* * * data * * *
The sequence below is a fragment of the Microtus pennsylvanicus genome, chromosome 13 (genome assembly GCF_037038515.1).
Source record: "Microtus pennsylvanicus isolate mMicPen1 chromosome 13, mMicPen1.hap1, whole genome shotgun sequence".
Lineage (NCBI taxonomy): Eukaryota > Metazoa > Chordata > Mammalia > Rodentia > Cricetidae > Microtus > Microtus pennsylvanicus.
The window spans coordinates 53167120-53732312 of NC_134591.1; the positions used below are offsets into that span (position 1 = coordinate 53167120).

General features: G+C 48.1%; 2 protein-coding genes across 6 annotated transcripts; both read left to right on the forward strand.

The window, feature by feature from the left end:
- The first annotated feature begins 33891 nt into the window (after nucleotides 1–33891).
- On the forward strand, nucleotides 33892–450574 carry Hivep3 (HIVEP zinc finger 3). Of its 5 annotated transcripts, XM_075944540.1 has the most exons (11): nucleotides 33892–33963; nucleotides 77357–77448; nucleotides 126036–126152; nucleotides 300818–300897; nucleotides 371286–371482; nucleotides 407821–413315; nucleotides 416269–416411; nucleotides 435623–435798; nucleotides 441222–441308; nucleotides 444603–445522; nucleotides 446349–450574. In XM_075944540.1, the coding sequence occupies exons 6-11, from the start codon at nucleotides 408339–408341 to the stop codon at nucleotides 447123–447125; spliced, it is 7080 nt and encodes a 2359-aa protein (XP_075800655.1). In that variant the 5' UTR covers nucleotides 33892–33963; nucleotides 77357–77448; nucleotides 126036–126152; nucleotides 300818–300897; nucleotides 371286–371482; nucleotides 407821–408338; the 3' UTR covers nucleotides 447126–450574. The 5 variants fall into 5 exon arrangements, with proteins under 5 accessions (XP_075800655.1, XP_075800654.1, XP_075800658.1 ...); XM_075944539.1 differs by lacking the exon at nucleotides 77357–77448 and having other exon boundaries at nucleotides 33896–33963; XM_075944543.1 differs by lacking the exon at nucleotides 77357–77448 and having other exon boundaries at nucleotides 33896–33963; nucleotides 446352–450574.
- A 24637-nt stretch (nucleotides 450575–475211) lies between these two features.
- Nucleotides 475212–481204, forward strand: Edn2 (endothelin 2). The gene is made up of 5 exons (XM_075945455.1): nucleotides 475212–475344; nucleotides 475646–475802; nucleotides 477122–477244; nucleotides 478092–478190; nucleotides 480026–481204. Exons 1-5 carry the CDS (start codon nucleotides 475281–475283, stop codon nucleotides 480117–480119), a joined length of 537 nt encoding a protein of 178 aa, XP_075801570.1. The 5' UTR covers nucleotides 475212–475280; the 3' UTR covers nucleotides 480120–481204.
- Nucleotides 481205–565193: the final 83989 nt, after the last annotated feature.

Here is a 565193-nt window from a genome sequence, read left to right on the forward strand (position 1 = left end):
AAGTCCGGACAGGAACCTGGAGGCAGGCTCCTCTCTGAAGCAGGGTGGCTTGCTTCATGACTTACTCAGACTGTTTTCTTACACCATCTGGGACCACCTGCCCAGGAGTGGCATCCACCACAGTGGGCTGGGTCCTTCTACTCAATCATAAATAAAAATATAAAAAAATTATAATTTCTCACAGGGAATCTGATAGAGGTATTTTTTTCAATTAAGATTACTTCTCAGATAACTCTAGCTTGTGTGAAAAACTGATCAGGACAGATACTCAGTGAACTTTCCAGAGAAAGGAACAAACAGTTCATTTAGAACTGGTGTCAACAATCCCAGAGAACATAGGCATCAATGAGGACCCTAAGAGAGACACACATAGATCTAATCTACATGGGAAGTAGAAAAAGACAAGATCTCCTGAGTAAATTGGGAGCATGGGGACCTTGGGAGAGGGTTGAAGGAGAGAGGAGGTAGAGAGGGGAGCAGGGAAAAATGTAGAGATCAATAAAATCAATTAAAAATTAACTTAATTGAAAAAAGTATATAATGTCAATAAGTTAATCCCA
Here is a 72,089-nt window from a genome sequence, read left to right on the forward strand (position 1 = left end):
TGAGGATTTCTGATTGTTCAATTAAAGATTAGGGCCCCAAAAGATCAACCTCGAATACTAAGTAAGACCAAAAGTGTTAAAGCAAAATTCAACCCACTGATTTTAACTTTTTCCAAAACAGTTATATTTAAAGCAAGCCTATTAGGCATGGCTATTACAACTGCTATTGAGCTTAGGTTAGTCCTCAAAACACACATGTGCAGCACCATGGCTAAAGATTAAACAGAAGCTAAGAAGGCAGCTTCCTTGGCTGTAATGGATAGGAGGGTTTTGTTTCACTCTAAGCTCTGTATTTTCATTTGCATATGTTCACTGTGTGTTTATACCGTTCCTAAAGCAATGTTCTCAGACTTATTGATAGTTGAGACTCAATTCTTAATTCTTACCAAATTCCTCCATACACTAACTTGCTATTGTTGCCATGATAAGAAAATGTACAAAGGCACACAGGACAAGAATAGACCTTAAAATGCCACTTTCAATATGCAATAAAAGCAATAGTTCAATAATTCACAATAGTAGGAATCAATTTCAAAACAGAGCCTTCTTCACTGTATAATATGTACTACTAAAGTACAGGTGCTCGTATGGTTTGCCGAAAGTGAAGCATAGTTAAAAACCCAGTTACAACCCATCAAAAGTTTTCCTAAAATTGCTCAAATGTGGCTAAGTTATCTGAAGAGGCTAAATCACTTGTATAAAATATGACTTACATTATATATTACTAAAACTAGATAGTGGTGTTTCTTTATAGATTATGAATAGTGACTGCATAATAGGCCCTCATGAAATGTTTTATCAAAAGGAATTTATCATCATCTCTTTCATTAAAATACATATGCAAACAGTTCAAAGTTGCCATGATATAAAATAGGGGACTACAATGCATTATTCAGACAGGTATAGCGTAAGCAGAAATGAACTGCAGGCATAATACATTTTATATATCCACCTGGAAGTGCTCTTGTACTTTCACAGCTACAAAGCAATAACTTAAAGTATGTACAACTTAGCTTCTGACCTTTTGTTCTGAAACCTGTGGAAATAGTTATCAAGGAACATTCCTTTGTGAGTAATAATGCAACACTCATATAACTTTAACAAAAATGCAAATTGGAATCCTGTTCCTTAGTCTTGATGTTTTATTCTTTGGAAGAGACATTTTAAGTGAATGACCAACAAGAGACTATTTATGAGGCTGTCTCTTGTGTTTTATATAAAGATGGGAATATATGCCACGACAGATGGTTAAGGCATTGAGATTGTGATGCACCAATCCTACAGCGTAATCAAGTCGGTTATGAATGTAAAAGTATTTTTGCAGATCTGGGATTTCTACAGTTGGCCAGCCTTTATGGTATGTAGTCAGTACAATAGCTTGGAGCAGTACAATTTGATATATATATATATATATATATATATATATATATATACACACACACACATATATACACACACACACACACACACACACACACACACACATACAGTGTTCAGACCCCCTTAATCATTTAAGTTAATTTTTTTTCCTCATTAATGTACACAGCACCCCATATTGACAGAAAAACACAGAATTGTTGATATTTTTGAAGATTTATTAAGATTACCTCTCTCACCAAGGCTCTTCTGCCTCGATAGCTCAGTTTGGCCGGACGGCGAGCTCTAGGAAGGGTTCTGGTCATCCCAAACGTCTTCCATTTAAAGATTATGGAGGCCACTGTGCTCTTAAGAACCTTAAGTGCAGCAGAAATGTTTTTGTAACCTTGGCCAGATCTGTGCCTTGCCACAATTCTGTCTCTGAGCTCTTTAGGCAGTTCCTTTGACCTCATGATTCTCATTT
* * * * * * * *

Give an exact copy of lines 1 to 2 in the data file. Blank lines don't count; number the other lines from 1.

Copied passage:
The sequence below is a fragment of the Microtus pennsylvanicus genome, chromosome 13 (genome assembly GCF_037038515.1).
Source record: "Microtus pennsylvanicus isolate mMicPen1 chromosome 13, mMicPen1.hap1, whole genome shotgun sequence".